TRAVEL RETAIL EXCLUSIVE
The classic, complex Bruichladdich dram, and our very first “Eight”. Our ‘new make’ spirit sets out on its journey through life full of the crisp, fresh, malty flavours derived from trickle distillation. This is perfectly illustrated in the unpeated ‘Laddie Eight’, the latest exclusive for GTR released by head distiller Adam Hannett.
Please enter the 5 digit batch code to reveal the recipe of casks used.*The code can be found at the base of the back of your bottle. e.g. 19/999
THERE ARE MANY CONVENTIONS IN THE WORLD OF WHISKY. CONVENTION HOLDS THAT WHISKY SHOULD BE A CERTAIN AGE. CONVENTION DICTATES WHEN WE SHOULD DRINK IT AND WHAT WE SHOULD EXPECT OF IT. BUT BRUICHLADDICH IS NO CONVENTIONAL DRAM, AND AS DISTILLERS WE HAVE ALWAYS CHALLENGED CONVENTION.
Character – An elegant expression of Bruichladdich style. Super fruity and full of Atlantic freshness.
Colour – Lemon marmalade.
Nose – The opening notes are of fresh fruit, typical apple and pear slightly under ripe so characteristic of our spirit. Then pear drops apricot and pineapple in fruit syrup rise in the next wave. Vanilla oak is not far behind rolled in malted barley sugar and with a hint of straw. After a moment of warming the glass in your hand the floral tones of gorse and honeysuckle come through. The longer the whisky has to breathe the more you will find on the nose.
Palate – Spice gives way to sweetness as a pepperiness on the lips becomes mango and peach. Layer upon layer of oak from the variation of casks used to create this dram gives vanilla, lemon, honey, toffee and a creamy buttery texture and mouth feel. A second taste will bring hints of fruit, raspberry and strawberry for sure and a touch of citrus and orange marmalade. The complexity is a joy to taste as each style of toasting or charring of the barrels plays its part in bringing a depth of flavour you will be eager to explore. This dram has vitality, depth and mellowness all at once as the classic Bruichladdich DNA of soft fruit and floral elegance mix with exotic fruit from such a variety of amazing oak. The quality of our Scottish malted barley is evident as the sweet malt sugar holds all the fruit and oak together in wondrous harmony.
Finish – Fresh sea breeze, sweet floral heather honey and citrus bring this dram to a close, but like a typical island good- bye it’s not cheerio straight away, there is still a word or two to be had as the finish extends into the night with a long lasting vanilla note that doesn’t seem to end.
Unpeated Islay single malt range
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The figures below state the average representative values per serving giving 10g alcohol, or per standard 25ml measure:
It started with our friend ‘Demolition Dave’ helping Duncan McGillivray and his gang to demolish the old Inverleven distillery – buying up all the old equipment for scrap and loading it onto barges on the Clyde. All so Duncan had some spares to keep Bruichladdich running in the days of No Money.
As this odd flotilla was being towed round the Mull of Kintyre and up to Islay, Laddie MD Mark Reynier received an email from the Defence Threat Reduction Agency (DTRA) in the USA who had been monitoring distillery webcams on the grounds that our processes could have been ‘tweaked’ to produce the dreaded WMD. ‘Weapons of Mass Destruction’.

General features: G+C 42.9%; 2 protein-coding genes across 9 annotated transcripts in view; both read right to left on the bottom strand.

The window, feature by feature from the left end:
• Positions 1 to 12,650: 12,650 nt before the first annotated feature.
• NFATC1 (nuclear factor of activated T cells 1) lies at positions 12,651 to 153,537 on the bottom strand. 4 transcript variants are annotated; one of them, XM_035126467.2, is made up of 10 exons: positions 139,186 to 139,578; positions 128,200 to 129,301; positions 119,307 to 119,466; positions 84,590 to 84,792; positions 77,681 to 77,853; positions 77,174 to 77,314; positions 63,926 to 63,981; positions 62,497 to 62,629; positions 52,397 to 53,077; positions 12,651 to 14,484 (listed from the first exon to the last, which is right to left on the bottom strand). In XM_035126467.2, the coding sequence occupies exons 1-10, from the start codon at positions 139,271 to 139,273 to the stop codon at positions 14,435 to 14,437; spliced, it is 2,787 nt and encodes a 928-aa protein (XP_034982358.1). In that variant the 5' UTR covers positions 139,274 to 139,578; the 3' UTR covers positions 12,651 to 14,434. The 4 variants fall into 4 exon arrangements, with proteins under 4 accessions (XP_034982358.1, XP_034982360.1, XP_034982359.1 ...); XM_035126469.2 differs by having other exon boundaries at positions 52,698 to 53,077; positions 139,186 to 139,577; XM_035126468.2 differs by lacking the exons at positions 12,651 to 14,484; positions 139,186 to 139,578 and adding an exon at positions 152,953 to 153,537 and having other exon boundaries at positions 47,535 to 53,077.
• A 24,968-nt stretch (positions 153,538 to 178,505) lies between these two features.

Never one to allow the opportunity for a good story to pass him by, or to get his beloved distillery in the news, Reynier embellished the tale, which soon grew to involve spies and the CIA and visits by weapons inspectors. All of which made great headline-grabbing copy in the febrile media atmosphere then prevailing around WMD.
One of the stills from Inverleven was dutifully set up outside the old Victorian buildings, and became an iconic sight, with a pair of Duncan’s old wellie boots sticking out of the top to represent those weapons inspectors searching for dangerous chemicals deep in its copper bottomed interior.
A special bottling was commissioned (of course) and dubbed the ‘Whisky of Mass Distinction’ (geddit?) and much hilarity ensued. At least among the Laddies, the rest of the whisky industry having long since given up on the noisily irreverent rebels.
Things were about to get even more eccentric because, shortly afterwards, Islay fisherman John Baker was heading home to Port Ellen when he spotted something awash in the sea off the bow of his boat. Being a resourceful man, he attached a rope to said object and towed it into the pier where Gordon Currie lifted it out of the water. It proved to be a very beautiful yellow submarine.
Very conveniently, the yellow vessel had ‘Ministry of Defence’ and a telephone number stencilled on it, which was of course immediately called. What happened next was to become the stuff of legend. He was connected to the Royal Navy. “I have found your yellow submarine” said John. “We haven’t lost a yellow submarine” said the Navy. Which was an odd response as the evidence to the contrary was overwhelming.
John and Gordon then loaded the submarine onto a lorry and took it to a secret location in Port Ellen (actually fellow fisherman Harold Hastie’s back garden). The local newspaper was called, then the nationals, and the following day the red-tops were full of pictures of the two friends astride the lethal-looking machine, carrying fishing rods, and asking: “Has anybody lost a yellow submarine?”
Hilarious… unless you were the Royal Navy – who did eventually admit to it being theirs. HMS Blyth, the minesweeper that lost it, eventually came to pick it up, slipping into the pier at dawn to winch it aboard. By that time, Bruichladdich had (of course) commissioned another bottling, WMD2: The Yellow Submarine, and a box of lovely liquid was graciously offered, and accepted by the captain as a goodwill gesture.